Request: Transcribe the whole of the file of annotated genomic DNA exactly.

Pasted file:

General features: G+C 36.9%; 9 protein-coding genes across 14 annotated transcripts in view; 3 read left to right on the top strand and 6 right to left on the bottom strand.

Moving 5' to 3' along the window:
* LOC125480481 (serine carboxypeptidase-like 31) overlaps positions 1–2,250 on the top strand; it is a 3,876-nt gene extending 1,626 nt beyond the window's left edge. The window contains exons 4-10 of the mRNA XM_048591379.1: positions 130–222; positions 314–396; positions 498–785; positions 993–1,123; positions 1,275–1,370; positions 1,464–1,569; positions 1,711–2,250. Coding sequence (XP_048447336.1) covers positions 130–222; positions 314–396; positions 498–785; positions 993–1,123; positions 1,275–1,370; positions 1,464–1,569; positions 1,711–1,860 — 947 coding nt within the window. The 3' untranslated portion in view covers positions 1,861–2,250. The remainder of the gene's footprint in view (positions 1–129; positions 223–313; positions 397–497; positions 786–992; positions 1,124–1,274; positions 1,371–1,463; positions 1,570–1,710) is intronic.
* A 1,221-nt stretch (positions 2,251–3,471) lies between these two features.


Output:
General features: G+C 36.9%; 9 protein-coding genes across 14 annotated transcripts in view; 3 read left to right on the top strand and 6 right to left on the bottom strand.

Moving 5' to 3' along the window:
* LOC125480481 (serine carboxypeptidase-like 31) overlaps positions 1–2,250 on the top strand; it is a 3,876-nt gene extending 1,626 nt beyond the window's left edge. The window contains exons 4-10 of the mRNA XM_048591379.1: positions 130–222; positions 314–396; positions 498–785; positions 993–1,123; positions 1,275–1,370; positions 1,464–1,569; positions 1,711–2,250. Coding sequence (XP_048447336.1) covers positions 130–222; positions 314–396; positions 498–785; positions 993–1,123; positions 1,275–1,370; positions 1,464–1,569; positions 1,711–1,860 — 947 coding nt within the window. The 3' untranslated portion in view covers positions 1,861–2,250. The remainder of the gene's footprint in view (positions 1–129; positions 223–313; positions 397–497; positions 786–992; positions 1,124–1,274; positions 1,371–1,463; positions 1,570–1,710) is intronic.
* A 1,221-nt stretch (positions 2,251–3,471) lies between these two features.